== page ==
Aspen Times Weekly: Hit & Run with John Colson
OK, color me stuck.
I can’t seem to get the Koch brothers out of my head, or off my mind, or whatever it is that they do to me.
For those who may not know, the billionaire brothers Charles and David Koch, who together run Koch Industries, have been spending millions of dollars every election cycle in an effort to … well, they have a long agenda, which apparently includes annihilating every and any positive legacy that President Barack Obama has managed to build up over his troubled two terms in office.
And chief among those accomplishments is the Affordable Care Act, the universal health coverage law that, while it doesn’t go far enough to ensure we all have access to decent medical care, has proven to be a pretty good deal for those who have signed up.
But the Koch brothers don’t care about that, since they probably have their own doctors and hospitals on retainer for every time they get a headache or their gout acts up.
Their company, by the bye, is listed as the second largest privately held company in the U.S. That means it’s a pretty damned big concern, by any measure, with a lot of money behind it.
And, as mentioned previously in this space, the brothers Koch have been using that money to influence the mid-term elections, the ones we will be voting in next November. Their opening shot has been a $20 million “advertising blitz” (as it was characterized in a New York Times editorial). The size of the blitz, according to the NYT, has grown to $30 million since mid-January, with the likelihood of much more to come as the months roll along.
Their outlook undoubtedly has brightened since last week, when the Republican-leaning U.S. Supreme Court struck down limits on the total amount of money that donors can give to candidates. The 5-4 decision means there is now no cap on the amount of money an individual can give, in total, during a single election cycle, though it left intact the $5,200 limit on individual donations to any single candidate in an election season.
Prior to the decision last week, the limit on any individual donor in any given election cycle was a little more than $123,000.
In a NYT page-one news story on April 6, reporters Jeremy Peters and Carl Hulse laid out the Democrats’ response to this blitz, or at least one aspect of the response, which is to draw public attention to the Koch-funded campaign by pointing out what nasty guys the brothers are.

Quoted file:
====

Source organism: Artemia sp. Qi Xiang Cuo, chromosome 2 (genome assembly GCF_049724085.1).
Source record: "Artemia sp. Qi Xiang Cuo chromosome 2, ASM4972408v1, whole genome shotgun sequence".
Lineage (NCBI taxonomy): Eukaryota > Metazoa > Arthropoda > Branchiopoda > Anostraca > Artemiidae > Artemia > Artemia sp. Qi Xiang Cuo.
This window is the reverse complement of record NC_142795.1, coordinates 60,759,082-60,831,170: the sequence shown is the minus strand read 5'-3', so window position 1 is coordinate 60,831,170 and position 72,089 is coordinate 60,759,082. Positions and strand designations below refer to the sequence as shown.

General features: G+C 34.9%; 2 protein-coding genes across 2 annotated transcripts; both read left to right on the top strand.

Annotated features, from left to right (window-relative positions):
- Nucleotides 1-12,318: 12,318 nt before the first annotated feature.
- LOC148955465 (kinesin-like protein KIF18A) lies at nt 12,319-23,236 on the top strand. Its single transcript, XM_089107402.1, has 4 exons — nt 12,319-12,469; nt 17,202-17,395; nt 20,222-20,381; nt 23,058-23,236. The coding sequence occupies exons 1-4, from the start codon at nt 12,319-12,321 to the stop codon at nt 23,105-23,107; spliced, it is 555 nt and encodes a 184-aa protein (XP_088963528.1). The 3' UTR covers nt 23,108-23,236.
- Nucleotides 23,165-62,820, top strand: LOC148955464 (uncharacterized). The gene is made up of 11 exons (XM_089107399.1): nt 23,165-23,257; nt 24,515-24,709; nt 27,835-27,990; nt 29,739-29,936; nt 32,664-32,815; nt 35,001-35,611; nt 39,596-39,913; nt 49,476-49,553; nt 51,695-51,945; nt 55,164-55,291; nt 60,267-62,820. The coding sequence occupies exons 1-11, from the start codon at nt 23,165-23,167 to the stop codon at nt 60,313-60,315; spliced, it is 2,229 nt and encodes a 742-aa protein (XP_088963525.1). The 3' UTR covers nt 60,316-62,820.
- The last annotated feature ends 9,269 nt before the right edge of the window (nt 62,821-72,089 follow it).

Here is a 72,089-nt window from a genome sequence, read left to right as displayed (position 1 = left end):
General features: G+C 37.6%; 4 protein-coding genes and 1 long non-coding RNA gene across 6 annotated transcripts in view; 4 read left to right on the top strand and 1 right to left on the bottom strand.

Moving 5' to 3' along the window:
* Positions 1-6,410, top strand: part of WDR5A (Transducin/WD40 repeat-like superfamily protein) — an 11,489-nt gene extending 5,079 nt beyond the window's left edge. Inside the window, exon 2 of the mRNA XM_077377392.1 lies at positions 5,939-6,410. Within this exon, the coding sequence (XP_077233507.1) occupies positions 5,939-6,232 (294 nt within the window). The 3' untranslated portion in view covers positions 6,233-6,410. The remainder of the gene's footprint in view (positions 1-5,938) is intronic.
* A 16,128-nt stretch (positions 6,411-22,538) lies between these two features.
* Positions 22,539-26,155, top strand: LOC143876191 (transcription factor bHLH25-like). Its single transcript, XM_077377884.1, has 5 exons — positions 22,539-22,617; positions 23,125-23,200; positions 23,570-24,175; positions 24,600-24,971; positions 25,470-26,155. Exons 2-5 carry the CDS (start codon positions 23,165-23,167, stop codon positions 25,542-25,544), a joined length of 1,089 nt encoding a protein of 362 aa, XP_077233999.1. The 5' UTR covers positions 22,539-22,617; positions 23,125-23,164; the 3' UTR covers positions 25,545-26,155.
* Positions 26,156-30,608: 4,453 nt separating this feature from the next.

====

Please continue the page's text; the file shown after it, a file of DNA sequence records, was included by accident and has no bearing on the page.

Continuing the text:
The Dems are targeting a variety of actions by Koch Industries and its subsidiaries, starting with layoffs at companies that include “a chemical plant in North Carolina, an oil refinery in Alaska, a lumber operation in Arkansas” and others.
In Alaska, for example, the Dems have trotted out some working-class types to criticize the brothers for their rapine business practices, which were described as “coming into our town to buy our refinery [and] just running it into the ground.”
In North Carolina, the criticism of the Koch brothers’ shenanigans had to do with the layoff of 100 workers from a chemical plant along the Cape Fear River (I’ve always loved that name) just before the Christmas holidays last year.
The article also reported the concerns of U.S. Sen. Kay Hagan, a Democrat from North Carolina, who has been the target of millions in negative campaign advertising from Americans for Prosperity (AFP), the Koch brothers’ political action organization.
“They’re spending millions of dollars to try to buy a United States Senate seat,” Hagan declared.
Predictably, a mouthpiece for Americans for Prosperity has denigrated the Democrats’ efforts by trying to make it seem pitiful and a waste of money.
“Their only plausible counter strategy is to try to cast as villains two individual Americans who 95 percent of Americans have never heard of?” asked Tim Phillips, president of AFP. “I think it’s such a stretch!”
Well, Mr. Phillips, we think it’s an even a worse stretch to think that elections should be open to the corrupting influence of money to the degree that they are. So there.
As for 95 percent of the country having never heard of the Koch brothers and their political activities, I’d say that’s as good an example of wishful thinking as I’ve ever encountered.
Granted, the brothers don’t step out into the limelight much, but people know they’re there.
Take the little town of Paonia, for example, where a lone citizen stepped out in front of a tank owned by another Koch brother — Bill. The tank was taking part in the town’s annual Cherry Days parade, and a former town council member was protesting, Tiananmen Square-style, brother Bill’s attempts to eliminate public access to public lands near Koch’s Bear Creek Ranch on Kebler Pass.
The upshot of all this is this: We know who you are, you brothers Koch, and we’re not going to go gently into the dark night of your political machinations (apology to Dylan Thomas).
“Without any exception the worst snow storm known since the advent of the railroad west of Leadville has been raging over the crest of the continental divide since last Thursday,” asserted the Aspen Tribune on January 31, 1899.